Online Fundraising Dos and Don’ts

There’s a consulting group (Dunham+Company) that put together an interesting research project, analyzing the actual online fundraising practices of 151 US-based charities.  They used it to make an Online Fundraising Scorecard, which you can download for free…but I’m going to give you a rundown of some of the biggest findings and how they might apply to you.

Online fundraising is here.  It may someday be obliterated by a new, unforeseen technology, but for now, you’d better embrace the need for it, because it’s growing for every demographic. Read more

Quick Tips: .ngo coming soon

The Public Interest Registry, otherwise known as “the folks who operate the .org domain,” a website distinction that the general public expects to see in its nonprofits these days, is going to be rolling out a new set of domains this summer for NGOs.

If you think your organization would benefit from such a domain (like with .org, you’ll have to prove you meet their eligibility requirements – that protects the value of the domain, since the general public can be sure that you are, in fact, a legitimate NGO if you have a .ngo web address), you can express an interest now, and get future updates directly from them.

Yes, it might be a hassle if you’re already up and running with a website to switch and/or invest in staking your claim to the right domain name…but before you make any decisions based on current financial or labor annoyances/complications, put some thought into what you are losing or gaining in shorthand communication, public reputation, and donor trust.  (The answer may be “not much” – in which case, ignore this new wrinkle completely.  Just make an informed call, OK?)

Judgment of the Judge

I’ve spoken about and will write again on this blog my feelings on charity ratings: they essentially boil down to three things:

  • They’re a useful tool for serious donors, but they shouldn’t be a one stop shop if you’re making a sizable gift (you decide what that means).
  • They can’t really evaluate whether YOU will be proud of the way YOUR dollars are spent.  (That’s not their fault – it’s infinitely broad, the category of donor motivations and desires)
  • They’re sort of clunky.  (At best, this is because they’re processing enormous amounts of data and can’t deliver nuances effectively as a result.  At worst, well, “clunky” is generous, and that’s what we’re about to discuss.)

Sometimes the folks in charge of the rating organizations show some ugly, dark colors, and it makes you question how their bias gets built into their various methods.

Enter the story of Ken Berger and the Sisters of Perpetual Indulgence.

Sister Innocenta of the Sisters of Perpetual Indulgence, Paris House, France
Sister Innocenta of the Sisters of Perpetual Indulgence, Paris House, France

Read more

Nightmares of third party events

Third party events can be a fundraiser’s dream.  Someone, or some organization or company volunteer to take on every aspect of a fundraising event – all you have to do is give them your style guide so they can publicize you as the recipient, and when it’s over, they send you a check.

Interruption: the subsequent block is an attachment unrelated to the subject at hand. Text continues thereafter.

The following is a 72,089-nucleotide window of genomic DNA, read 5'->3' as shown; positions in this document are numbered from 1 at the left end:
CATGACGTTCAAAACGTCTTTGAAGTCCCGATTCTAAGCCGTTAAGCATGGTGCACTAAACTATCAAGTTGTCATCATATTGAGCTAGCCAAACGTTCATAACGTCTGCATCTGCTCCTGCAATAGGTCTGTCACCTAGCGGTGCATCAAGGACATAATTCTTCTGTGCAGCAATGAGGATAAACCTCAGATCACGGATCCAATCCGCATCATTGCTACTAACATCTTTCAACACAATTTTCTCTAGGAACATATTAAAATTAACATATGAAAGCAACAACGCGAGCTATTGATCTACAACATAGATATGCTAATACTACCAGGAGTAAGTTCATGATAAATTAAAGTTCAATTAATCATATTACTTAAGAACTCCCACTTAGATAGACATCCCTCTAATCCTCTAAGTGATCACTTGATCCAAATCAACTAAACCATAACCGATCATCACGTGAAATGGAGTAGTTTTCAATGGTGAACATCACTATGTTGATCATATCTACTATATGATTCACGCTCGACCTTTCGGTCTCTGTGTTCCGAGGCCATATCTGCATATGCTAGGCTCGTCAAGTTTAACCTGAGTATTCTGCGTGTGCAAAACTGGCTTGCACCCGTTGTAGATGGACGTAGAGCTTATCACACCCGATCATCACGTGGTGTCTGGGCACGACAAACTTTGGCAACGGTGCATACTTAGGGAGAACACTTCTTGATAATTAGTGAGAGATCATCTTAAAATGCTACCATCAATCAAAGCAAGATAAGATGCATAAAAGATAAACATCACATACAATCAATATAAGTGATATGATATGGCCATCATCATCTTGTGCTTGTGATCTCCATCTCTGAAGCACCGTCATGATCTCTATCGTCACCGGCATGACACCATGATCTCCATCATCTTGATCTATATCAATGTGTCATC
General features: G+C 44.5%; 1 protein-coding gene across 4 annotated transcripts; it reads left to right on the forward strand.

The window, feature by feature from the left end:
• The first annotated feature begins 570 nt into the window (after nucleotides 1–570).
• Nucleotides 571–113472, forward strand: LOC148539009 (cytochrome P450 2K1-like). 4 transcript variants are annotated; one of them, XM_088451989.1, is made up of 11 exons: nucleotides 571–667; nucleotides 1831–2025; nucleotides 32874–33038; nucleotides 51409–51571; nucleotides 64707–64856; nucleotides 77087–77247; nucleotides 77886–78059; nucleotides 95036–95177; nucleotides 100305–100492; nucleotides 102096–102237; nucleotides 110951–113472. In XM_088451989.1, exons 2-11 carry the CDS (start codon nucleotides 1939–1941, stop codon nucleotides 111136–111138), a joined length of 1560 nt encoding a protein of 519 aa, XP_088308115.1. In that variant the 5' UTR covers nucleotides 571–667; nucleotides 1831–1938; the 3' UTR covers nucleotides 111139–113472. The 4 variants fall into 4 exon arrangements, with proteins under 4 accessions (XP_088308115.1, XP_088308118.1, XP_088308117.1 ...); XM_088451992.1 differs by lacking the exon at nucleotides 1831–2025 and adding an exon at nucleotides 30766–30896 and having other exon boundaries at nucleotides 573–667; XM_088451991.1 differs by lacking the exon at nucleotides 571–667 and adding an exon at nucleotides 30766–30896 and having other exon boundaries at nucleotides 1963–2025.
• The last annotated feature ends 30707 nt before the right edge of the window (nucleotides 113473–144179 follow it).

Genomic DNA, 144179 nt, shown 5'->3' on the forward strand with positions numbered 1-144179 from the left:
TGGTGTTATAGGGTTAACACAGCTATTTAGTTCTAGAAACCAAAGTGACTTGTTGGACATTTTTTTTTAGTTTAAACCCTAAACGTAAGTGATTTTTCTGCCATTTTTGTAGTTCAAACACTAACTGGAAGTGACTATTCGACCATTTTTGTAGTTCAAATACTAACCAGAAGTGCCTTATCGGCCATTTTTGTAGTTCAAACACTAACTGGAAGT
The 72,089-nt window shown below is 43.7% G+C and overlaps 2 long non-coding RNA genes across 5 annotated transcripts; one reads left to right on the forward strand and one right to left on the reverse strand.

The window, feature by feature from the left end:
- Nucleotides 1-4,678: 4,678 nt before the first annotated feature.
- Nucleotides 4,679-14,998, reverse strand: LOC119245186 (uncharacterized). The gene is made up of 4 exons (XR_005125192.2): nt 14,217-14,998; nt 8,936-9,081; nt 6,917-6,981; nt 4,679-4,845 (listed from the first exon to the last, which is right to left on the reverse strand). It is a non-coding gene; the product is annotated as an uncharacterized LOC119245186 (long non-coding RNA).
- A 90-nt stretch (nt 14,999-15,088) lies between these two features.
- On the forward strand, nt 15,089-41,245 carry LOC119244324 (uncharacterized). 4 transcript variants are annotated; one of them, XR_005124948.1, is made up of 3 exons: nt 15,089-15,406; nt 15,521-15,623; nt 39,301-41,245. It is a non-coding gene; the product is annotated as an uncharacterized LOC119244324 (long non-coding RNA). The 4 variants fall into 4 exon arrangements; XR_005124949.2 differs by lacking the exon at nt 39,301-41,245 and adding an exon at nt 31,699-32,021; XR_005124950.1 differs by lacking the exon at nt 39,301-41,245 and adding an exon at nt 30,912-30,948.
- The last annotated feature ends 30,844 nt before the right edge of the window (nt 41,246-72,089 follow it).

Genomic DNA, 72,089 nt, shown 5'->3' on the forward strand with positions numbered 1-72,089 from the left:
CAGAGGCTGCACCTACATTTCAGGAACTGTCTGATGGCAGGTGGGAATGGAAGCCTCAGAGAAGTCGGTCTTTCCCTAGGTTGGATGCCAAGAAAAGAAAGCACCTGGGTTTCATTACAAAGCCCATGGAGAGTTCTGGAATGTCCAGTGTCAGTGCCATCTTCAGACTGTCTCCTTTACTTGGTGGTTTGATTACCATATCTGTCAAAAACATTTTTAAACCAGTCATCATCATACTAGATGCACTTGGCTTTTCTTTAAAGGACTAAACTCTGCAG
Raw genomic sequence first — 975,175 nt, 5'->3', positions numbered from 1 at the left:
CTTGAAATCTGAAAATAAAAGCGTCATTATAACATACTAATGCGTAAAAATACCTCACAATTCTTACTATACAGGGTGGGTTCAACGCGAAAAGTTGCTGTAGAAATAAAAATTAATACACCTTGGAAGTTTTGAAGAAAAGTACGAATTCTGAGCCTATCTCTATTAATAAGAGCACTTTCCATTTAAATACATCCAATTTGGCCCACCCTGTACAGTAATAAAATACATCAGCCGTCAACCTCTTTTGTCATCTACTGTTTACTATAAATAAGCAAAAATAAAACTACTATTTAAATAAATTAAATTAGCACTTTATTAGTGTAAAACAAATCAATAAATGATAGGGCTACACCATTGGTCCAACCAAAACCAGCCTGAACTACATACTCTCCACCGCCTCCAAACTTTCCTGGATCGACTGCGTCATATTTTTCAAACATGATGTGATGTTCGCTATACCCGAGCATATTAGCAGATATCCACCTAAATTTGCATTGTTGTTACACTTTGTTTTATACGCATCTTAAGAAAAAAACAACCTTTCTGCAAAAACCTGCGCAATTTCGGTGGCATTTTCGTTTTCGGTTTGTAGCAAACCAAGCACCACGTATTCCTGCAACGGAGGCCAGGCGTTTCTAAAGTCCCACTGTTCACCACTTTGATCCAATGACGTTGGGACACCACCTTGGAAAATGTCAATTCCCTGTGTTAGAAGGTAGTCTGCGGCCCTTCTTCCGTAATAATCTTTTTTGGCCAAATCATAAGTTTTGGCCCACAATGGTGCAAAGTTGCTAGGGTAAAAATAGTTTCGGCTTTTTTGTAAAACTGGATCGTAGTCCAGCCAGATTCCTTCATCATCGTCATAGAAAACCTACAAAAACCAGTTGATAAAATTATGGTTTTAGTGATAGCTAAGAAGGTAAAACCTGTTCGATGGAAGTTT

When they work, they’re brilliant.  When they don’t…

Here’s some breaking news from California.  I wouldn’t dream of commenting on rights and wrongs of this specific case – clearly the local news thinks there’s enough fishiness going on that they’re comfortable pursuing it publicly in expose style.

What I can say, is that this is a bad situation, regardless of what the ultimate details prove.  Third party events are attractive to anyone worried about stretching a small staff and budget for fundraising purposes…but let this be a reminder to you, your executive leadership, your board, etc.:

  • Don’t get into bed with anyone you don’t trust.
  • Don’t let your name be used for an event you don’t understand (meaning – how will revenue come in? what are the general expenses? You don’t need control or oversight necessarily, but you should be able to at least sketch out the way the event works…bake sales are simple – a community fair can get complex, etc.)
  • Don’t work with anyone who isn’t interested in transparency.

These are three great rules…and the first assumes that you aren’t taking trust lightly.  You have a duty to your organization and stakeholders to explore good ways of bringing new visibility and funding in.  But you’re also charged with risk management, and have equal duty to protecting the good name of the organization…and preserving donor trust.

I have no idea how many folks who enjoy a Zombie Walk will see the KRIS-TV report and be motivated to make their donations direct to CASA in the future.  For any organization, it’s always a challenge to turn event participants into regular, non-event supporters.  But however big the check is if it ever reaches the CASA coffers, that’s the least of the worries all around.

Creative and Bossy – What childhood conspires to kill in us

I wrote a short post last week on tensions between helping women succeed NOW, walking a tightrope of pseudo-masculine but acceptably feminine leadership techniques through the minefield of modern American business culture, and helping encourage women to be disruptors of this unfortunate system that has evolved/metastasized with so many terribly ingrained disparities.